Some of your onscreen avatar’s missing capabilities feel limiting too. In modern COD tiles like Advanced Warfare, Black Ops III, and Infinite Warfare, you can scale walls and fly through the sky using what is basically a jet pack of sorts. But in Modern Warfare Remastered, you’re stuck on the ground, and spend most of the time just walking around: You can only run in very short bursts. (And even that was an improvement over early COD games.) Jumping is almost non-existent and your inability to scale (or “mantle”) reasonably-sized items can be frustrating to those familiar with more recent games.
The game types have of course improved over time too. I stick with the harder “Hardcore” game types in more recent games, and usually the “Kill Confirmed” game mode, which requires you to pick up floating tags after a kill to register a point. In Modern Warfare Remastered, Hardcore Kill Confirmed makes you wait a random period of time—a few second all the way up to a debilitating 15 seconds—before you can return to the game after you’re killed. And during that unwelcome pause, you’re provided with a live shot of the game field, during which you can spy on the enemy. These scenes look really old-fashioned, like something from Call of Duty 2, for whatever reason. And I can see why they removed this is subsequent COD titles.
But if any of this sounds like complaining, please relax. Not only are these limitations completely expected, but they don’t take away from the experience. Which comes down, as it did in the original game, to the quality and diversity of the maps, plus those class customization capabilities game types and modes that let you play exactly the kind of game you want to play.
And the maps are fantastic. As they always were.
Most are among the most classic, and infinitely (re)playable of the maps seen across all COD games. They are instantly recognizable, and look and play as they did before, but with some small graphical flourishes. For example, looking out of a second story window in “Overgrown,” I see a spiderweb in the window that I don’t recall ever seeing there before. And when an enemy helicopter swoops in low over you—they are never this low in more recent games—the grasses swishes and crushes down in waves under the copter’s blades in an effect so real it’s like you’re in ‘Nam. The presentation is impressive, especially on my 4K/HDR set, where the colors just pop and put this game over the top.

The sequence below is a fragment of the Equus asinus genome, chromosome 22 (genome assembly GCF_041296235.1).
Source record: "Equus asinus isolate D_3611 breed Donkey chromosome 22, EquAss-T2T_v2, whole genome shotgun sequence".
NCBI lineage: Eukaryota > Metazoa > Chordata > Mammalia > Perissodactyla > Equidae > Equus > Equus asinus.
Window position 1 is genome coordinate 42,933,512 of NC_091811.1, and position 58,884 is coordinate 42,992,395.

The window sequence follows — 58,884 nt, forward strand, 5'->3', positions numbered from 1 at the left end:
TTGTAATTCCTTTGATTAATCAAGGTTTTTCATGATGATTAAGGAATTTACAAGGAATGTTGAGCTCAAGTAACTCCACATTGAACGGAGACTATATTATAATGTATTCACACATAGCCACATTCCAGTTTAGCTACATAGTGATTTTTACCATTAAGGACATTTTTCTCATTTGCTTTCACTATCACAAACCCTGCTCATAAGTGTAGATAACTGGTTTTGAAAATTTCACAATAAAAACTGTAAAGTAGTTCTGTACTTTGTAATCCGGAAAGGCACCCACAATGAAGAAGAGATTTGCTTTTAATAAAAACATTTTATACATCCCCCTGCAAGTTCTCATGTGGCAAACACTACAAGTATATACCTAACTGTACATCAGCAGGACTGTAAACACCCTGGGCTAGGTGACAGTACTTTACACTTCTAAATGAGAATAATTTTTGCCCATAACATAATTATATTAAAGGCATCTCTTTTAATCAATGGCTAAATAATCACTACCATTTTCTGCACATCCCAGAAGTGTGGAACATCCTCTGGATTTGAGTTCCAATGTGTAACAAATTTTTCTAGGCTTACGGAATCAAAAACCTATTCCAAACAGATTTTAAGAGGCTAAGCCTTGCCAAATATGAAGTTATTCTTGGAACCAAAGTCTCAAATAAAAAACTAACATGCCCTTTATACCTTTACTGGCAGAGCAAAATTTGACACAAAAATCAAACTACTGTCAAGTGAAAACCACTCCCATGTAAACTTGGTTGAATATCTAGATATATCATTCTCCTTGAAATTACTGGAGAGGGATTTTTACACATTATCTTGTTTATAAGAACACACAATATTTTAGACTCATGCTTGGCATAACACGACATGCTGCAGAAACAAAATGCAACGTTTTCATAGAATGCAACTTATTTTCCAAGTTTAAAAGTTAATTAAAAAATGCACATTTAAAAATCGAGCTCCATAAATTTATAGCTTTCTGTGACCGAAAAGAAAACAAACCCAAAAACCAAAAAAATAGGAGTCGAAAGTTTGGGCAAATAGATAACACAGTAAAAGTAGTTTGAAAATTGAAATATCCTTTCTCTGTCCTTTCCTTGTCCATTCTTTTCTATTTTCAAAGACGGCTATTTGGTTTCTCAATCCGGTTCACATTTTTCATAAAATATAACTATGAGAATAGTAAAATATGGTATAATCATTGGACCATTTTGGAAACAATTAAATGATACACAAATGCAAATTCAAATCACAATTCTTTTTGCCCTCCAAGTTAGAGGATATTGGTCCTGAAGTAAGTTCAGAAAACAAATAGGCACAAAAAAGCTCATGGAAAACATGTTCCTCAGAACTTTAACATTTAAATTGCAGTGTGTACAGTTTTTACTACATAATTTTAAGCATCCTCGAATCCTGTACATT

In the original Modern Warfare, Activision provided a total of 16 maps over the subsequent year, including both in-box maps and those that were supplied later via map packs. Modern Warfare Remastered provides 10 today, and Activision has promised that the remain 6 will arrive in December, for free, via download. More recent COD games include more maps than that, when you factor in $60 worth of DLC/map packs, but it’s fair to say that most of those maps are not excellent. (In fact, I found at least two of the four Black Ops III map packs to be particularly terrible.) And some of the best maps we’ve seen in recent years are just remakes of older COD maps. Yes, this is what we’ve come to.
The bundled maps are also diverse, and well suited to multiple game types. That Overgrown map, for example, is quite large, and will appeal to snipers. And to those, like me, who delight in taking down snipers with less capable mid-range weapons. Many of the maps are Middle East-style cities, or construction areas. And some have great atmospheric effects, like Downpour, which, go figure, takes place during a blinding rain storm.
I almost don’t want to look ahead to the coming 6 remaining maps because it’s going to be such a happy event, but some of them are outright classics as well. Bloc, Countdown, Pipeline … Frick, all of ’em are outright classics. It’s a great time to be a COD gamer, it really is.
And that’s really how Modern Warfare Remastered, as the celebration that it is. A celebration of the past, to be sure. But also a celebration of a game that stands up quite well today in a sea of less capable pretenders. The Call of Duty: Modern Warfare Remastered multiplayer experience is incredible.
I’ll be spending a lot of time in this game. Campers, you’ve been warned.
Tagged with Call of Duty